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What does it mean to say that something is inflationary? (part 2)

Summary:
Let’s try again. Here’s how I would answer the question: Is X inflationary?1. Under successful inflation targeting, X is not inflationary.2. Under successful NGDP targeting, X is inflationary if it reduces RGDP.3. Under money supply targeting, X is inflationary if it reduces real money demand (perhaps due to higher V or lower Y)4. Under interest rate targeting, X is inflationary if it raises the natural rate of interest.5. Under a fixed exchange rate regime, X is inflationary if it raises the equilibrium real exchange rate.6. Under the gold standard, X is inflationary if it raises the supply of gold or reduces the demand for gold.7. Under a successful Taylor Rule, X is inflationary if it creates a negative output gap.In these examples, X might be fiscal stimulus. It

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Let’s try again. Here’s how I would answer the question: Is X inflationary?

1. Under successful inflation targeting, X is not inflationary.
2. Under successful NGDP targeting, X is inflationary if it reduces RGDP.
3. Under money supply targeting, X is inflationary if it reduces real money demand (perhaps due to higher V or lower Y)
4. Under interest rate targeting, X is inflationary if it raises the natural rate of interest.
5. Under a fixed exchange rate regime, X is inflationary if it raises the equilibrium real exchange rate.
6. Under the gold standard, X is inflationary if it raises the supply of gold or reduces the demand for gold.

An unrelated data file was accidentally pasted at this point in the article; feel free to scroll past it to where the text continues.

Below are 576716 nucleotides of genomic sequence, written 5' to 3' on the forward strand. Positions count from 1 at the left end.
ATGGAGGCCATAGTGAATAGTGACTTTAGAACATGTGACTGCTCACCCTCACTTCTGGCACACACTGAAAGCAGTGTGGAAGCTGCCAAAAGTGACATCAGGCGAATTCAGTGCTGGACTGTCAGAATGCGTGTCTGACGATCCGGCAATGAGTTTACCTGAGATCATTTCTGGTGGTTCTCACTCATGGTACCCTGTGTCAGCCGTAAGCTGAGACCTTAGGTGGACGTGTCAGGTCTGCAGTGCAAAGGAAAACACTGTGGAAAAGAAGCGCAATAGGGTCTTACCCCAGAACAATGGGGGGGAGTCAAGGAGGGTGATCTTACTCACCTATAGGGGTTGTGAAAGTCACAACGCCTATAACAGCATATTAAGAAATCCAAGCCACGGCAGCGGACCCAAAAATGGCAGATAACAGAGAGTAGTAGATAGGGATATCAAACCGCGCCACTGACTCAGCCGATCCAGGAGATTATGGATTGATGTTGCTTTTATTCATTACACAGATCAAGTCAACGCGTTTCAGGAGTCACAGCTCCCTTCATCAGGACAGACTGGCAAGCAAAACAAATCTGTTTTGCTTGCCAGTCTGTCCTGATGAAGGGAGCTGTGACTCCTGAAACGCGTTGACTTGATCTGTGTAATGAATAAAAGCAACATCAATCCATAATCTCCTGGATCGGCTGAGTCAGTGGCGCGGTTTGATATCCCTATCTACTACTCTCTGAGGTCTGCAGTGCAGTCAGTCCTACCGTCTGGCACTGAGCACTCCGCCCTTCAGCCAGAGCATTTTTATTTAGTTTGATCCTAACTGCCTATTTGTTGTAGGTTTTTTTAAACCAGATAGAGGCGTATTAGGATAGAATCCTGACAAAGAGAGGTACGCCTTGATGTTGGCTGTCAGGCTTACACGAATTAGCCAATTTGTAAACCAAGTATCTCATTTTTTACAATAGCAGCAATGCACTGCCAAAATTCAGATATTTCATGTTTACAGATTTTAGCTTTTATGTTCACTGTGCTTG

7. Under a successful Taylor Rule, X is inflationary if it creates a negative output gap.

In these examples, X might be fiscal stimulus. It might be an increase in the minimum wage. It might be supply chain problems. it might be an oil shock. It might be an increase in monopoly power. It could be anything. And my answer is always the same. The answer depends on the monetary regime.

The seven answers above apply to any shock, of any type. If there’s war in the Ukraine, the list above gives you your answer. If the woke people take over America, the list above gives you your answer. If vaccines wipe out most of our population in three years (as some Republicans expect), the list above tells you the effect on inflation.

The answer always depends on the monetary regime.

This is frustrating to many people. We want a simple answer. We want to know the impact of X holding monetary policy constant. But I’ve just shown you seven different ways of holding monetary policy constant. Which one did you have in mind?


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Scott Sumner
Scott B. Sumner is Research Fellow at the Independent Institute, the Director of the Program on Monetary Policy at the Mercatus Center at George Mason University and an economist who teaches at Bentley University in Waltham, Massachusetts. His economics blog, The Money Illusion, popularized the idea of nominal GDP targeting, which says that the Fed should target nominal GDP—i.e., real GDP growth plus the rate of inflation—to better "induce the correct level of business investment".

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